9. (The writer) is witty, tackling an emotionally charged subject with just the right amount of melancholy. She's brooding, and she's full of questions just waiting to be answered.
10. Geetika traverses the geographical and mental space between a small town in Rajasthan and the national capital. First novels are notoriously unreliable for future projection, but collectively these books point to an indigenous state of good literary health. The diverse and high-spirited English novels appearing now in India can bypass the rules of the game set by multinational publishing houses because their target audience is at home among readers who can catch all the nuances, an audience they share with the writers in the Indian languages. If by virtue of their chosen tongue the world gets to know them, that is an extra bonus.
11. The Higher Education of Geetika Mehendiratta (1993), which is written in the form of ‘bildungsroman’, and set in a post-independent India between the late 1970s and 80s, dialectically engages with the multilateral scholarly debates on the concept of female education in India, as an indispensable tool for women empowerment. The underlying existential crisis, as a perpetual signifier of her (Geetika's) self-discovery, through denial and transcendence of conventional boundaries, exemplifies an average middle-class third world woman's ceaseless intrapersonal and interpersonal struggle with the dominant phallocentric ideologies in her claim for equal gender rights.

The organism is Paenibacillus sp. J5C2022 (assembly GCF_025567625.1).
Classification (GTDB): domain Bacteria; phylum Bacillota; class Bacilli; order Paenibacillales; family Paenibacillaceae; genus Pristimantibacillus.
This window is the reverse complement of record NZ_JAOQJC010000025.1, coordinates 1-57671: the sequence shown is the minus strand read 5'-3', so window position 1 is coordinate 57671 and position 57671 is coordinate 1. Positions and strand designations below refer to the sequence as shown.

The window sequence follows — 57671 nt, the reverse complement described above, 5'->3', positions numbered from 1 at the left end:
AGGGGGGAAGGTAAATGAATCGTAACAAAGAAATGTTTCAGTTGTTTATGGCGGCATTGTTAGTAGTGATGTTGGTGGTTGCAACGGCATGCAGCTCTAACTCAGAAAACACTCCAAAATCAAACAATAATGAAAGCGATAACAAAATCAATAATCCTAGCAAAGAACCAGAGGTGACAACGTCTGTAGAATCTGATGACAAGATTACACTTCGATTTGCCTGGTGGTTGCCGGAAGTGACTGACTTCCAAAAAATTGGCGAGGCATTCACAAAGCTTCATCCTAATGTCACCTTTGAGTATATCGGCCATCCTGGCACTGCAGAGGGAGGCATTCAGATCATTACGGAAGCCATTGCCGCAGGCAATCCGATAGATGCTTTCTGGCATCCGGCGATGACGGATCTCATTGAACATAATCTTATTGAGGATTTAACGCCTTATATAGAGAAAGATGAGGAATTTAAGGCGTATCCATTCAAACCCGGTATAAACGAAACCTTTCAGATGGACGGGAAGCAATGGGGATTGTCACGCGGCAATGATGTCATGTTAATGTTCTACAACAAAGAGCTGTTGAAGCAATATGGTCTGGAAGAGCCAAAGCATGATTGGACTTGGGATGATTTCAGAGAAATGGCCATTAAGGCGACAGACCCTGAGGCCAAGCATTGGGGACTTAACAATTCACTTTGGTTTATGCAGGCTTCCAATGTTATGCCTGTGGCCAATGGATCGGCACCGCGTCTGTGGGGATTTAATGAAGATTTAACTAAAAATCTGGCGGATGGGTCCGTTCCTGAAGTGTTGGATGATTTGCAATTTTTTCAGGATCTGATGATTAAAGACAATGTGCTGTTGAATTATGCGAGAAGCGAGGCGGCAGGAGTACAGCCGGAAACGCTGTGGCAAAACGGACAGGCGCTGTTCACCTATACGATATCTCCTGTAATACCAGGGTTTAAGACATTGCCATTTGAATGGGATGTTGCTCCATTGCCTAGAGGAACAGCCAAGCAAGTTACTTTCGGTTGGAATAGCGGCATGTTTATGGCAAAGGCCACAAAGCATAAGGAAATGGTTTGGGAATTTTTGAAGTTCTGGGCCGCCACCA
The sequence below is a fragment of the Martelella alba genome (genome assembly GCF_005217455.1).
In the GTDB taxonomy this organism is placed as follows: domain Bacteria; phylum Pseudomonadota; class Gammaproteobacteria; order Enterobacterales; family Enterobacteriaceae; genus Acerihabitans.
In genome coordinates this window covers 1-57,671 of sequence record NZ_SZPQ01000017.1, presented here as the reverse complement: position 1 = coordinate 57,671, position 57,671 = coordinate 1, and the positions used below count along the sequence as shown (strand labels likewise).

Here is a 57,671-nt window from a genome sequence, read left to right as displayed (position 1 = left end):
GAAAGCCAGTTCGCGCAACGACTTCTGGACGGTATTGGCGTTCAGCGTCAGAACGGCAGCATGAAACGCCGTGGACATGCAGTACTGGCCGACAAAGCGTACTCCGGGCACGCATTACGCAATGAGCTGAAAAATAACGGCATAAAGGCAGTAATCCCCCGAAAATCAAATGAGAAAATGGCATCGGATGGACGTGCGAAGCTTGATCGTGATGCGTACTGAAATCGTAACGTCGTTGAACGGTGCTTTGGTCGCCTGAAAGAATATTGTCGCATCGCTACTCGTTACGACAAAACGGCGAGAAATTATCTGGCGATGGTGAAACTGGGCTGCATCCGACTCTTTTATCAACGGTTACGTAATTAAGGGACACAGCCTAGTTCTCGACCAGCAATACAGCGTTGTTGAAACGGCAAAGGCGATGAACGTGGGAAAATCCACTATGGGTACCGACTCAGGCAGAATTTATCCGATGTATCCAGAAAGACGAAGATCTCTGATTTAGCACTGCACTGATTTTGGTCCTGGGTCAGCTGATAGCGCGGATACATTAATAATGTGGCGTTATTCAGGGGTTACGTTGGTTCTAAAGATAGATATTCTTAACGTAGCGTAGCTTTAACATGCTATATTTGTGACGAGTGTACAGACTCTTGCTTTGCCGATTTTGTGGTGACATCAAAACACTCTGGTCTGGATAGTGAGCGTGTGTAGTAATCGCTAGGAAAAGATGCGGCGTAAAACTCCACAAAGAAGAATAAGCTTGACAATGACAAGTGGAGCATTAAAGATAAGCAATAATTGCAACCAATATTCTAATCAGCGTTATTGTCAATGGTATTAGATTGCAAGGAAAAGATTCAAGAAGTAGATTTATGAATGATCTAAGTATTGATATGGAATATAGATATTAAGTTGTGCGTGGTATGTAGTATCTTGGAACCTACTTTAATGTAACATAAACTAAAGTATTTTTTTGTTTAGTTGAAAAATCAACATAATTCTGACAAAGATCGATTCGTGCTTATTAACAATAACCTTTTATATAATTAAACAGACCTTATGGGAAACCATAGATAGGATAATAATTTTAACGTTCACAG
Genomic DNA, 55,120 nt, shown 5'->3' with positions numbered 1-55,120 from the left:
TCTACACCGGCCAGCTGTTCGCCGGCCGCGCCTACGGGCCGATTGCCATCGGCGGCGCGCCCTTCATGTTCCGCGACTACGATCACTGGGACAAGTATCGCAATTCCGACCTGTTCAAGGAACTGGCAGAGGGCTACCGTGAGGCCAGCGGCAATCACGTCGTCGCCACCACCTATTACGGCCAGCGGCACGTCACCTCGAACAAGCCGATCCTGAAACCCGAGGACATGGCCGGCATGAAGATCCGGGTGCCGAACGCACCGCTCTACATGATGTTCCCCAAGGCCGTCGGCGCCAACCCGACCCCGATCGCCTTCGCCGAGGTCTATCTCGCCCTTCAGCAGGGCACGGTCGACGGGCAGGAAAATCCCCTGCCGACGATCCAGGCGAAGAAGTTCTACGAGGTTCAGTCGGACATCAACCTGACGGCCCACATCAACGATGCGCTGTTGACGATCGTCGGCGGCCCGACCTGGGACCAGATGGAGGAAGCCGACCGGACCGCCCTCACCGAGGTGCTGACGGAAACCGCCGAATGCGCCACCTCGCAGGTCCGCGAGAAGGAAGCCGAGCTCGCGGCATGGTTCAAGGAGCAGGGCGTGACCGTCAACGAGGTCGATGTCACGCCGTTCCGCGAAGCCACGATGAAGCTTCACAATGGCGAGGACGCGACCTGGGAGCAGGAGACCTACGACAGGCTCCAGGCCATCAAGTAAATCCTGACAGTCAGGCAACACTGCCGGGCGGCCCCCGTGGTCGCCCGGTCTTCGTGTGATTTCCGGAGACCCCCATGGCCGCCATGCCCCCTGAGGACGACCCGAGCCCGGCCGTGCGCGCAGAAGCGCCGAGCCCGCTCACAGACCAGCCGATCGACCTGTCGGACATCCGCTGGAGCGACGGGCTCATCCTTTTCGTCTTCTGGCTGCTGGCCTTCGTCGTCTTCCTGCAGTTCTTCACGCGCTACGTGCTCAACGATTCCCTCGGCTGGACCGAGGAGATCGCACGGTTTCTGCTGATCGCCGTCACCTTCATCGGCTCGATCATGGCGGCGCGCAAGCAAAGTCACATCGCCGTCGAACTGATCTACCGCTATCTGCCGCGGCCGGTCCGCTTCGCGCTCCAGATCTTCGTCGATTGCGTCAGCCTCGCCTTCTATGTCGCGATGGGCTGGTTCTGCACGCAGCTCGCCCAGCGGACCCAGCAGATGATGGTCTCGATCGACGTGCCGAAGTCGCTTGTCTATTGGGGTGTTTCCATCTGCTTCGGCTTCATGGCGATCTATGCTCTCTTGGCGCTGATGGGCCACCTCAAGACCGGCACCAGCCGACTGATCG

12. Presentation of a protagonist as a student and a teacher is also found in Anuradha Marwah Roy’s renowned novel The Higher Education of Geetika Mehendiratta (1993). The small-town girl, who aspires to become civil servant, joins M.Phil course at Jana University, faces difficulty with her research supervisor. Her choice of becoming a lecturer to lead an independent life and her plans to take up writing are dealt with three-fold aspects of campus life in the novel.